How exactly does depression feel? What occupies one's thoughts? How does one reconcile the demands and reality of daily life with the mind being in a constant emotional ebb and flow? In “A Self Portrait” emerging Bahamian artist, Drew Weech, aims to provide - through both painting and sculpture - a window into what it's like to struggle with depression by presenting a body of work which vacillates between both the ephemeral and the perpetual aspects of the disorder.
Within a forestial sculpture, viewers will be surrounded by a selection of allegorical still-life paintings which chronicle and map out how we reconcile, find freedom, escape and/or find a way to thrive with modern day anxieties. Continuing to work through matters relating to Blackness, visibility and obscurity, Weech’s abstraction and his gaze teaches us to slow down as we work through problematic figures–how we think about bravery, male vulnerability and unexpected encounters–with the fleeting nature in life. We as viewers are left to contemplate and project our ideas and ideals about life, death, liminality and existentialism–all of the things that we experience–in a very personal way.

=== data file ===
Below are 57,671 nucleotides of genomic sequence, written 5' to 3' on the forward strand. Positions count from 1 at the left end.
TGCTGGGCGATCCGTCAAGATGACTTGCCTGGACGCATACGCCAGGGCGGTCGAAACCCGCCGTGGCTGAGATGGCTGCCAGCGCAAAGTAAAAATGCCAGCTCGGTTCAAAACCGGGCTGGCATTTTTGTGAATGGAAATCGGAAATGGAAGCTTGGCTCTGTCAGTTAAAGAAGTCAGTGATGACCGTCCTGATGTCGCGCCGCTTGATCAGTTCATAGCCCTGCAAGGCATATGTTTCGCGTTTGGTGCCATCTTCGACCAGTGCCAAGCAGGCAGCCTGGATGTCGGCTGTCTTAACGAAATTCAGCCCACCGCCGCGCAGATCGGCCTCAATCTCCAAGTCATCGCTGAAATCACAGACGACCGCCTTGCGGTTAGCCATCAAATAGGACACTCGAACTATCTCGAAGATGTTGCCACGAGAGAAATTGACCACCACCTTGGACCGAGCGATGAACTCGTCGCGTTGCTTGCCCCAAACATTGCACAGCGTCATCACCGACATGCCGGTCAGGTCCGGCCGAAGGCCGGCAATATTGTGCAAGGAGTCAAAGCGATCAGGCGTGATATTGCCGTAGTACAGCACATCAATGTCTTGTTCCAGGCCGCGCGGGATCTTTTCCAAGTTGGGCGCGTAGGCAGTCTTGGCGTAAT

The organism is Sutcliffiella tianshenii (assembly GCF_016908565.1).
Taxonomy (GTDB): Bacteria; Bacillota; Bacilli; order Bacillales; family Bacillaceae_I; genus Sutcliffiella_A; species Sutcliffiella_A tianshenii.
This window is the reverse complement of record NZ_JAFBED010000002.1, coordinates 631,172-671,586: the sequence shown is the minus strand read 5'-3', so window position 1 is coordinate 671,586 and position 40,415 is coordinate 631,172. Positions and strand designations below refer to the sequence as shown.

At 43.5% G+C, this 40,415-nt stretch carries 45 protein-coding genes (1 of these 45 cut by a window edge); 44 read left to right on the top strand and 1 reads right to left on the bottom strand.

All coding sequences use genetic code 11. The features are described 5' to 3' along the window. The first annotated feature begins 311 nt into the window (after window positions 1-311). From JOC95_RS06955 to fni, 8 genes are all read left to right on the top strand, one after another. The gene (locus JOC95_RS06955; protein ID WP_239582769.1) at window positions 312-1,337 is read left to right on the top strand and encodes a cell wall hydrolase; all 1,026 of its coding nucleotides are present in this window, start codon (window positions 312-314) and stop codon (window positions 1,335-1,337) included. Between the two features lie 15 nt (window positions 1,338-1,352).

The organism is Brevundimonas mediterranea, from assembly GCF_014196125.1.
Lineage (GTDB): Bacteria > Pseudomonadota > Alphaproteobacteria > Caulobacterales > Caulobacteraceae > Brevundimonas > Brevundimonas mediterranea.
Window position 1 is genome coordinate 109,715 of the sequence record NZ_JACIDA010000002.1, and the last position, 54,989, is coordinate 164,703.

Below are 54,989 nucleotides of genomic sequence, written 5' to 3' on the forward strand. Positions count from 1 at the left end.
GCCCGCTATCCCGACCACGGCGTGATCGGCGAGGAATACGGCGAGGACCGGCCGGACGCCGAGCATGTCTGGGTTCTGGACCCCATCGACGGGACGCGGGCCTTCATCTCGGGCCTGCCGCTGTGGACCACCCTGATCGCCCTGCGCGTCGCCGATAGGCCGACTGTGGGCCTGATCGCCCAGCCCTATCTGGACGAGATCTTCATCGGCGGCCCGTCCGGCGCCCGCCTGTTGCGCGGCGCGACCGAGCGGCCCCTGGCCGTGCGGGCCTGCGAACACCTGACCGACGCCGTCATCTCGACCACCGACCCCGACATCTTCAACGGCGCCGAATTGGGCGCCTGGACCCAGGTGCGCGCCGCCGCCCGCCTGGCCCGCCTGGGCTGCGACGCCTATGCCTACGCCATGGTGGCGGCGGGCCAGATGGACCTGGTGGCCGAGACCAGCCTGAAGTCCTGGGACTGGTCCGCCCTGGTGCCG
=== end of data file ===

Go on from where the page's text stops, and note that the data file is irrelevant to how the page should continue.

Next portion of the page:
Drew Weech was born in Nassau, The Bahamas in 1984. After graduating from St. John’s College in 2001, he went on to receive a BDes in Interdisciplinary Design at NSCAD University. In the fall of 2011, he began exploring various themes within the history of art, such as the nude, ancient mythology and vanitas. Employing both abstract and figurative painting, each series Weech creates may at first seem vastly different from the other. However, using colour as a means to create the illusion of form in abstraction or painting ghostly, textured images on seemingly monochromatic canvases, each series is connected by the artist’s desire for his work to be revealed in a slow, deliberate manner.